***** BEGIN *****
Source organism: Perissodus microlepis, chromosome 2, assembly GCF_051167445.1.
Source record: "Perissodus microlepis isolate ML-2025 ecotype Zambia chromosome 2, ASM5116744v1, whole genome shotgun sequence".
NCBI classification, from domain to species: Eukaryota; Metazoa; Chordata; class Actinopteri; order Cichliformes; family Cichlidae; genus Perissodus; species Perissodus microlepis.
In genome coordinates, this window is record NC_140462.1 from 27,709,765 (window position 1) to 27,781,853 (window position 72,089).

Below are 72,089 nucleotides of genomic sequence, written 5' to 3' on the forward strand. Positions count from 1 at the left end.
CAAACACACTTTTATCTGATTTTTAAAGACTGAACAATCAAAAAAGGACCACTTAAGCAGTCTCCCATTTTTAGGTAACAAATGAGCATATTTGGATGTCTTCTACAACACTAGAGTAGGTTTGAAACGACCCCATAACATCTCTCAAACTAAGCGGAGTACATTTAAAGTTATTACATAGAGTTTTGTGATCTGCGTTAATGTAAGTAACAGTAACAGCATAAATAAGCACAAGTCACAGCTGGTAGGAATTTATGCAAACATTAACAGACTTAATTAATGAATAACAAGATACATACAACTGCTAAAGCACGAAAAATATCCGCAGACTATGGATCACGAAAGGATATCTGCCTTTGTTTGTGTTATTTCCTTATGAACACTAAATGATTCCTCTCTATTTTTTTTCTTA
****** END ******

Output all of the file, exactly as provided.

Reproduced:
Source organism: Perissodus microlepis, chromosome 2, assembly GCF_051167445.1.
Source record: "Perissodus microlepis isolate ML-2025 ecotype Zambia chromosome 2, ASM5116744v1, whole genome shotgun sequence".
NCBI classification, from domain to species: Eukaryota; Metazoa; Chordata; class Actinopteri; order Cichliformes; family Cichlidae; genus Perissodus; species Perissodus microlepis.
In genome coordinates, this window is record NC_140462.1 from 27,709,765 (window position 1) to 27,781,853 (window position 72,089).

Below are 72,089 nucleotides of genomic sequence, written 5' to 3' on the forward strand. Positions count from 1 at the left end.
CAAACACACTTTTATCTGATTTTTAAAGACTGAACAATCAAAAAAGGACCACTTAAGCAGTCTCCCATTTTTAGGTAACAAATGAGCATATTTGGATGTCTTCTACAACACTAGAGTAGGTTTGAAACGACCCCATAACATCTCTCAAACTAAGCGGAGTACATTTAAAGTTATTACATAGAGTTTTGTGATCTGCGTTAATGTAAGTAACAGTAACAGCATAAATAAGCACAAGTCACAGCTGGTAGGAATTTATGCAAACATTAACAGACTTAATTAATGAATAACAAGATACATACAACTGCTAAAGCACGAAAAATATCCGCAGACTATGGATCACGAAAGGATATCTGCCTTTGTTTGTGTTATTTCCTTATGAACACTAAATGATTCCTCTCTATTTTTTTTCTTA